Is the teapot tree real? Or is it a myth, a legend, a figment of some moonshiner’s imagination? Time to go on the hunt and find out.

Years ago the most beautiful and youthful Elizabeth Taylor starred opposite the very youthful Montgomery Clift in a movie called Raintree County. It’s a Civil War era romance/tragedy, but the movie title is the key here. What is a “raintree”? And what does it have to do with the teapot tree? First, the raintree was supposedly planted somewhere in Raintree County by John Chapman (aka Johnny Appleseed) and was still out there in the swampy areas growing taller and taller. The teapot tree is said to be where all teapots originate, crop after crop being generated each year.

I know what you’re thinking: “Aw, c’mon, teapots don’t grow on trees. People make them using different types of clay or other materials such as glass, silver, and brass.” I am well aware that those are the common tales told about teapots. But their veracity is a bit up in the air. In fact, it’s up in a teapot tree!

You’ve noticed, I’m sure, that teapots come in different sizes, from teeny weeny to super large. They also have all kinds of shapes and colors. This just proves my point. Apples also come in lots of sizes and shapes and colors. Apples grow on trees. Ergo, teapots come from trees. Right? Well, try this…

Once upon a time there was a guy named Johnny Teapottreeseed (no relation to Johnny Appleseed – any similarity is purely coincidental). The location of his birth is a mystery, but some say it was in eastern Canada and others say as far away as New Guinea. He certainly predates our War of Independence against the British Empire and is said to be the founder of the many potteries along Stoke-on-Trent in England. At some point he decided to come to the U.S. and head westward from Philadelphia. He planted seeds for teapot trees in a little town called New Stanton, just east of Pittsburgh, Pennsylvania, where they continue to bear fruit…uh, teapots to this day. He then traveled on west into Ohio and Indiana, finally working his way to the Midwest and somewhere along the way he planted his most special tree – the one that has become that legendary teapot tree!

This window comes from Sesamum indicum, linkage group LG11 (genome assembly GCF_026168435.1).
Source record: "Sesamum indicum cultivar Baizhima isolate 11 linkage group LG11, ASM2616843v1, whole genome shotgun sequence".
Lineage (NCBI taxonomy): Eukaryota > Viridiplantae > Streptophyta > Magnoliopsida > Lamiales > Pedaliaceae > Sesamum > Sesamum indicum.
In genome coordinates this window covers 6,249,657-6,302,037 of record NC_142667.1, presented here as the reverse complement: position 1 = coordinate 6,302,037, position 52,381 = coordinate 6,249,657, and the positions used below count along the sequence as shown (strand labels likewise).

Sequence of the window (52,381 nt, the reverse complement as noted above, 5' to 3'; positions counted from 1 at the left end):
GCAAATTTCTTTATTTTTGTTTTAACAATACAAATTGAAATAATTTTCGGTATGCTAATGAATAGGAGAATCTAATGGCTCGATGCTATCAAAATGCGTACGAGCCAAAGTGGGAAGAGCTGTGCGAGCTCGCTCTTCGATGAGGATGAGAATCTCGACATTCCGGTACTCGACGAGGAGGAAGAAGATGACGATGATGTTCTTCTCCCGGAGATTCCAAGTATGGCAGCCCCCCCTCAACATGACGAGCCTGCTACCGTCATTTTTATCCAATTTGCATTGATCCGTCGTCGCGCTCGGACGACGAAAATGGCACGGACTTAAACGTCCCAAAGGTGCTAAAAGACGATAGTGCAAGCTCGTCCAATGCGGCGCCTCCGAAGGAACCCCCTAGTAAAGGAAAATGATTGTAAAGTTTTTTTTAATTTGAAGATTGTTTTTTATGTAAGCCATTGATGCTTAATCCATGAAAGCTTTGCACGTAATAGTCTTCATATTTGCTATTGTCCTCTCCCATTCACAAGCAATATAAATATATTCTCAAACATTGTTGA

The location of the tree is pretty secret, but I had a friend who has a friend who went to his high school prom with a girl who heard a rumor that an old woman living on the corner of her street had heard someone talking about having actually SEEN the teapot tree, so I took a chance and went to the old woman’s house but she didn’t live there anymore but the family that did said she had left them a map she’d made based on that conversation she’d overheard and I followed it and found the tree and was able to snap this photo:

Teapots ready for harvest from the teapot tree. (image by A.C. Cargill – no teapots were harmed in the making of this composite)

Teapots ready for harvest from the teapot tree. (image by A.C. Cargill – no teapots were harmed in the making of this composite)

Proof positive that there is a teapot tree still growing after all these years. We owe a lot to Johnny Teapottreeseed!

See more of A.C. Cargill’s articles here.

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